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August 5, 1949


The opinion of the court was delivered by: KIRKPATRICK

The defendant was organized to operate a railroad. Whatever it has done since 1894, when it leased all its property to the Reading, it has not operated the road, nor do I understand the plaintiff to argue that it has. The plaintiff's position is based on the proposition that a corporation may be 'doing business' within the meaning of the Statute even though not engaged in the particular business contemplated by its charter, Phillips v. International Salt Co., D.C., 3 F.2d 678, 681, affirmed 274 U.S. 718, 47 S. Ct. 589, 71 L. Ed. 1323, or fulfilling the purpose of its creation. Magruder v. Washington, B. & A. Realty Corp., 316 U.S. 69, 73, 62 S. Ct. 922, 86 L. Ed. 1278. This may be so. Although the courts have been quite insistent that doing what the corporation was organized to do is a strongly determinative factor, I do not think that a corporation actively in business would be exempt because the nature of its business had been so changed that it no longer bore any relation to the purpose of the charter.

Of course, if receiving rent under a lease, seeing to it that the lessee lived up to its obligations and keeping itself prepared to take over the property in case of default were 'doing business', this defendant would be doing business. But the Supreme Court in McCoach v. Minehill & S.H. Railroad Co., 228 U.S. 295, 33 S. Ct. 419, 57 L. Ed. 842, after stating that the precise question was whether the company was 'doing business' or had gone out of business, 228 303, 33 S. Ct. 422, held that the latter was the case; and the Court decided that maintaining its corporate organization and engaging in certain activities for the sole purpose of safeguarding its interests as a lessor did not put it in business again. In the present case about the only kind of activity during the taxable period not before the Supreme Court in the Minehill case was the defendant's assent to and participation in proceedings for the abandonment of one or two spurs which had become a detriment because of the depletion of the mines they served. It may be that the lessee could have abandoned the property without any participation by the defendant, but even if the proceeding had been the independent act of the defendant, which it was not, I do not see how successive abandonments of different pieces of track can be called operating a railroad. It seems more like steps in the process of going out of business than anything else, although, of course, there was not enough of it to reach that stage.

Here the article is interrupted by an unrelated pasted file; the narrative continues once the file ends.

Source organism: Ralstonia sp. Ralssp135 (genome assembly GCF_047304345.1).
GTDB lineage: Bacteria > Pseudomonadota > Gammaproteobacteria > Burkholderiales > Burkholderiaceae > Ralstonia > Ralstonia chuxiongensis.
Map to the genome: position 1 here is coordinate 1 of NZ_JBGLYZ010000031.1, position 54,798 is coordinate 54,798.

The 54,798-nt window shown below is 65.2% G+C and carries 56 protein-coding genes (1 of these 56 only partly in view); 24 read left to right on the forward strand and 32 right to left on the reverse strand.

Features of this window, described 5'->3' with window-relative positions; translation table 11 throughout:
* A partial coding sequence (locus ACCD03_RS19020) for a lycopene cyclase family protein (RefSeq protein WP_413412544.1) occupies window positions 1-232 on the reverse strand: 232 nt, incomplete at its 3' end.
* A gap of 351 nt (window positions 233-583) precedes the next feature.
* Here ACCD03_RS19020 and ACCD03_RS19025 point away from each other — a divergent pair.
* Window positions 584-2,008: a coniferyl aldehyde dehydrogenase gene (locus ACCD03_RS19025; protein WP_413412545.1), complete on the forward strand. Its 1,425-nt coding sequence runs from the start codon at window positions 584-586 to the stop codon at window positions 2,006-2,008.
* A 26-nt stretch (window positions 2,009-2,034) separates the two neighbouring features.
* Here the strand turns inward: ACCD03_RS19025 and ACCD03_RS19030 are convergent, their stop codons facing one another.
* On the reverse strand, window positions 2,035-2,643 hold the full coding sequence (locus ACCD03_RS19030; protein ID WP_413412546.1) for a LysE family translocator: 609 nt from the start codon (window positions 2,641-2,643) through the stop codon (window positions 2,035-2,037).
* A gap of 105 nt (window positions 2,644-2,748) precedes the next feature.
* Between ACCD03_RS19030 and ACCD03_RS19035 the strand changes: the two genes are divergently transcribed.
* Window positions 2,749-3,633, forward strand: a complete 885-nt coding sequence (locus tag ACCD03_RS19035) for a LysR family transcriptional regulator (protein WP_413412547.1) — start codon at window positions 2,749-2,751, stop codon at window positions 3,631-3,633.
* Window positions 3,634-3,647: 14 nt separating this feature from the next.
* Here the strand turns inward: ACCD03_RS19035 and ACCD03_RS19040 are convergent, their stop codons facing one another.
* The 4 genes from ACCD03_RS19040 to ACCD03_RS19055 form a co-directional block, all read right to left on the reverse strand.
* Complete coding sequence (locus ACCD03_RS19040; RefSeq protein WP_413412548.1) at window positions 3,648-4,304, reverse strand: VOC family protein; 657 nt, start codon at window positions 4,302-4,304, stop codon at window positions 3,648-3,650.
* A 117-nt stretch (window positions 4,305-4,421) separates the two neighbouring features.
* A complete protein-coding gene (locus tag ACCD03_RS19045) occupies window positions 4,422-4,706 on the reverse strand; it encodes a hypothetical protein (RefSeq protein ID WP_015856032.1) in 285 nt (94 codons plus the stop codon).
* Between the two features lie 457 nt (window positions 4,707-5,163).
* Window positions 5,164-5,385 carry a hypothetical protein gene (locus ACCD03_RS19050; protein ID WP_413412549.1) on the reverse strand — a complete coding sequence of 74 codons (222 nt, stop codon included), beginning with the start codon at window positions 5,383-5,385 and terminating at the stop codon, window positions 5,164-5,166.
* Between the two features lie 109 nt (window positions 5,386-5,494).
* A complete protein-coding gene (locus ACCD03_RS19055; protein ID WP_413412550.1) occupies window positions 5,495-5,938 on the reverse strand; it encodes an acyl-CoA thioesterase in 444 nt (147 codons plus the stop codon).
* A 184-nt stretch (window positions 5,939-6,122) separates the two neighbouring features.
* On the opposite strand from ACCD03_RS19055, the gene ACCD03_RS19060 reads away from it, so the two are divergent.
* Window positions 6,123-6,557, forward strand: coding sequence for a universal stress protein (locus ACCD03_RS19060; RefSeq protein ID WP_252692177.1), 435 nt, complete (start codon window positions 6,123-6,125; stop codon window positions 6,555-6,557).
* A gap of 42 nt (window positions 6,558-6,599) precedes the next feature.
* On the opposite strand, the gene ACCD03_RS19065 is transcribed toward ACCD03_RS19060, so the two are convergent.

Of course a lessor may be obligated by the lease to participate in the lessee's business operations and if it actually does so it will be doing business. Or, as the Supreme Court pointed out in the Minehill case, supra, (228 U.S. 295, 33 S. Ct. 423), this lessor, without actually taking part in the lessee's business operations, might 'exercise its power of eminent domain, or put in force any other special corporate power, in aid of the business of the lessee' with the same result. The question is not wheat the defendant might have done or have been required to do but what it did. This entire lease was before the Court in the Minehill case and the Court there decided that entering into it and assuming its obligations did not keep the lessor in business, even though the lessor might sometime be called upon to take steps which would be 'doing business.'

 Sales and purchases of securities in the contingent fund was also considered by the Supreme Court in the Minehill case, supra, and, in fact, constituted the main point of the dissenting opinion. Similar transactions were more fully considered by this Court in North Pennsylvania R. Co. v. Rothensies, D.C. 45 F.Supp. 486, affirmed 3 Cir., 134 F.2d 333. In the present case the contingent fund was set up by the defendant primarily for the protection of its interest as lessor in case of default and termination of the lease. Maintaining it for that purpose was not doing business, although in order to do so to the best advantage, securities were sometimes sold and substitutions made. Some of these transactions resulted in profit. No doubt a corporation, inactive commercially, may make use of its assets for speculation to such an extent that it will in effect be carrying on a financial enterprise. This defendant's transactions in general were comparatively infrequent. The proper test is whether they were for the purpose of maintaining the fund or for the purpose of making use of it as an instrumentality for profit. I am satisfied that it was the former.

 Judgment may be entered for the defendant.


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